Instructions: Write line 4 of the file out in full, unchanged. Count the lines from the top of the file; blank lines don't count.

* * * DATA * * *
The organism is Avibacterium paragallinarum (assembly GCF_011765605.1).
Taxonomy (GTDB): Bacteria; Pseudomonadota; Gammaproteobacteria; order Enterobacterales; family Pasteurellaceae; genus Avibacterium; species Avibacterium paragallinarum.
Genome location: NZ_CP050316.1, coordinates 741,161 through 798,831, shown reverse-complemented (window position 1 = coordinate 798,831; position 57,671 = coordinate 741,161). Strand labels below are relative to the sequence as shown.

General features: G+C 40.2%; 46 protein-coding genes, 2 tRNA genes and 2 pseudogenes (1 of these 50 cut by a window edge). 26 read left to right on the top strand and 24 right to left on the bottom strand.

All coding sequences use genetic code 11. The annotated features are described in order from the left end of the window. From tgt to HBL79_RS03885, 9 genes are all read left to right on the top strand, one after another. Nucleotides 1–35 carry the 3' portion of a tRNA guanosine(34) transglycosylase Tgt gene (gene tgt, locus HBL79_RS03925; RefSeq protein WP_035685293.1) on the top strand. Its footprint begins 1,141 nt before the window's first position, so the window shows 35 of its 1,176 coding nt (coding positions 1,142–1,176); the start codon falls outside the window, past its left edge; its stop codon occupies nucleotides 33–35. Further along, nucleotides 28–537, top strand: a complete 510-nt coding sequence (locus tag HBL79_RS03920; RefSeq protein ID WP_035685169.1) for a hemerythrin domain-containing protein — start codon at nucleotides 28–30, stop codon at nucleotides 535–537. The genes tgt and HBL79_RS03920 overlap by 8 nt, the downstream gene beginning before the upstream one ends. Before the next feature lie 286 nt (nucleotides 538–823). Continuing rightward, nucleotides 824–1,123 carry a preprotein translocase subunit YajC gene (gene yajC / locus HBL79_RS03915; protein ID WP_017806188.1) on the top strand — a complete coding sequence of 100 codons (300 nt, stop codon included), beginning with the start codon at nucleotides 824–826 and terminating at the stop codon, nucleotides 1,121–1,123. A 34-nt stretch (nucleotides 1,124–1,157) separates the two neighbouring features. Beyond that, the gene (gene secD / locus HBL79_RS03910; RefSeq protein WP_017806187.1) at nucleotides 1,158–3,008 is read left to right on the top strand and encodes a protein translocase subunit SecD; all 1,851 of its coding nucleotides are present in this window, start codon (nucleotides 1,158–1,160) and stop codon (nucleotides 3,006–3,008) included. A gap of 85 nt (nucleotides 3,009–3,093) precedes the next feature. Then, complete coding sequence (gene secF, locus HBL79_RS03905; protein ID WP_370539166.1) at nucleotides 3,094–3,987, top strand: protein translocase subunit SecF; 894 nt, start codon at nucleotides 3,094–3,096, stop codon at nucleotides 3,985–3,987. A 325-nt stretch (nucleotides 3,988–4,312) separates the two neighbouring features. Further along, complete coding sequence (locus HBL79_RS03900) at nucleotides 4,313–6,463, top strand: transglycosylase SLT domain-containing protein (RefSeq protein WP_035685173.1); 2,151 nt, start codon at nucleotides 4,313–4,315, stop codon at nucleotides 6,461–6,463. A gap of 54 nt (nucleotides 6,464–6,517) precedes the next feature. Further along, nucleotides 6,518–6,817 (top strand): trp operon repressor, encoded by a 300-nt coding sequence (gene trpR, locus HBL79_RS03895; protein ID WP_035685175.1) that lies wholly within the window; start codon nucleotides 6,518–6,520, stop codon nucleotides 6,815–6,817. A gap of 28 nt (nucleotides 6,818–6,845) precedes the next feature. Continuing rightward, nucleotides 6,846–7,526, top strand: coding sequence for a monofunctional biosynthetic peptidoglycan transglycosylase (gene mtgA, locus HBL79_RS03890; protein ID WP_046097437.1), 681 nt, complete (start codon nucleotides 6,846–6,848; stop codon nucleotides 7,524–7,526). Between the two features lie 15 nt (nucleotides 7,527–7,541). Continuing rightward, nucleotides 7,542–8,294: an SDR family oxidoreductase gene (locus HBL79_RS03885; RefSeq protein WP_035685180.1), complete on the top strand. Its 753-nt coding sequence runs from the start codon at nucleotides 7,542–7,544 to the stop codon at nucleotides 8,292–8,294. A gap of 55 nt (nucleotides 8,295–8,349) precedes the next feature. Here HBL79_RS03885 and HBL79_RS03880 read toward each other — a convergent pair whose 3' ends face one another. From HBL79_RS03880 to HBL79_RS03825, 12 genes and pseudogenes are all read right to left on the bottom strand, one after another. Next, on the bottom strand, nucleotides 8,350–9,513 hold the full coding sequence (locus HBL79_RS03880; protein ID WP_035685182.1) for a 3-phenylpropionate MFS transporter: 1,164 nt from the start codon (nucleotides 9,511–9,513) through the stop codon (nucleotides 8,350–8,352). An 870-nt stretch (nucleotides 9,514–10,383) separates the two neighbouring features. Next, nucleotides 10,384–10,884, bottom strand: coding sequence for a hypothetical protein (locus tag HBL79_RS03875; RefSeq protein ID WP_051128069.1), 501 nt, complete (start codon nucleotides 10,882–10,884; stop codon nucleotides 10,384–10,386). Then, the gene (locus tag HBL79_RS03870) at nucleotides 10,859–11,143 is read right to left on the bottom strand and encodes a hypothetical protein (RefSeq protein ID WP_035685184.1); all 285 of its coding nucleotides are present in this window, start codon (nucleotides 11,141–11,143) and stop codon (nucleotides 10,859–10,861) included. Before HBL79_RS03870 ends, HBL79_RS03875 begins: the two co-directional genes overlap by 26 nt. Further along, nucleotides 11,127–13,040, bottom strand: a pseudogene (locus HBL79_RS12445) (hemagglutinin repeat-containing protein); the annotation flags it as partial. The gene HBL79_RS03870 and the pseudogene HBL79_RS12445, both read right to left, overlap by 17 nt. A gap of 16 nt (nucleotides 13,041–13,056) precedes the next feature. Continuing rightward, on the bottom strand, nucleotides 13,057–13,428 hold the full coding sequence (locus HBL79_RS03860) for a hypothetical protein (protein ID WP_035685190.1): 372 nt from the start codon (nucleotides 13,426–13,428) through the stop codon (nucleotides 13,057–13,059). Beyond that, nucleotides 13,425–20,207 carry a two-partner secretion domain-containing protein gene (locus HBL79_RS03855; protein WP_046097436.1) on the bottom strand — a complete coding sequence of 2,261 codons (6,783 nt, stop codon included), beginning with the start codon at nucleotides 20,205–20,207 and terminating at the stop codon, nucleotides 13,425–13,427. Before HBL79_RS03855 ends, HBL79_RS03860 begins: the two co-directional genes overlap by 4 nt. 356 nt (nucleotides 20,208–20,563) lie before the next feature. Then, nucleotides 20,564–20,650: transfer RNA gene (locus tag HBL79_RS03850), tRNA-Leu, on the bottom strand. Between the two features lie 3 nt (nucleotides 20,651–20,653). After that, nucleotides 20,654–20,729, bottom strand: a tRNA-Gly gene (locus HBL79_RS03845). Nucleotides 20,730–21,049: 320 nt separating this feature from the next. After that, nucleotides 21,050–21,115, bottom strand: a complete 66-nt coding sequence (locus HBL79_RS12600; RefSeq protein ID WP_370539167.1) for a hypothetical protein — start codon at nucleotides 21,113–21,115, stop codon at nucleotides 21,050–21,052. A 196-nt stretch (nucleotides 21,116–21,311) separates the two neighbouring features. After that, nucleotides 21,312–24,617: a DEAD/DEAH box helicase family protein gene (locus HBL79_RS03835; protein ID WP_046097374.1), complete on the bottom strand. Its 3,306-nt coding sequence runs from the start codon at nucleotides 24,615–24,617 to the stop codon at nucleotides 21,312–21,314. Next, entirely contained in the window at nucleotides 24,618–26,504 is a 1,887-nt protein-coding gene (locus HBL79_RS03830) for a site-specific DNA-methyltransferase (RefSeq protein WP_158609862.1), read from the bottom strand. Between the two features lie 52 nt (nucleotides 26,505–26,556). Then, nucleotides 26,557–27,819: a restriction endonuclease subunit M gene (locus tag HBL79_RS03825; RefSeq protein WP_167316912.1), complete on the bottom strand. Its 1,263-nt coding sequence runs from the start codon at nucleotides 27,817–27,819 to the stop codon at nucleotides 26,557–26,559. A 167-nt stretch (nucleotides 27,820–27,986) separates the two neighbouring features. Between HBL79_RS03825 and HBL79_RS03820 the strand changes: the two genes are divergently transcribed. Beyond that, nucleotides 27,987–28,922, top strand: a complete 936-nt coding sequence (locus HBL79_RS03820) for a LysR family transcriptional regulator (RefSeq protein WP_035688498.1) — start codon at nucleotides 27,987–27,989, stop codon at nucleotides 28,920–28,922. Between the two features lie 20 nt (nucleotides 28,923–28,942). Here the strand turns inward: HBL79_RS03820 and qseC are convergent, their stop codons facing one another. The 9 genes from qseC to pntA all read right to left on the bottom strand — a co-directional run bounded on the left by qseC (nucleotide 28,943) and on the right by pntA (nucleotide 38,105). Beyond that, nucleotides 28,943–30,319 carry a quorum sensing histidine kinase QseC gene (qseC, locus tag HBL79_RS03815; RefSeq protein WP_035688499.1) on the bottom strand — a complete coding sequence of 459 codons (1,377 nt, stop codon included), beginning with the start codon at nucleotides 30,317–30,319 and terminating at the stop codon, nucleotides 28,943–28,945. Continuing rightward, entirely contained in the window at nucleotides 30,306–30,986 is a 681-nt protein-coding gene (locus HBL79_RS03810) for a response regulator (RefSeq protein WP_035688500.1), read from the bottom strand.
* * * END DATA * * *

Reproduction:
General features: G+C 40.2%; 46 protein-coding genes, 2 tRNA genes and 2 pseudogenes (1 of these 50 cut by a window edge). 26 read left to right on the top strand and 24 right to left on the bottom strand.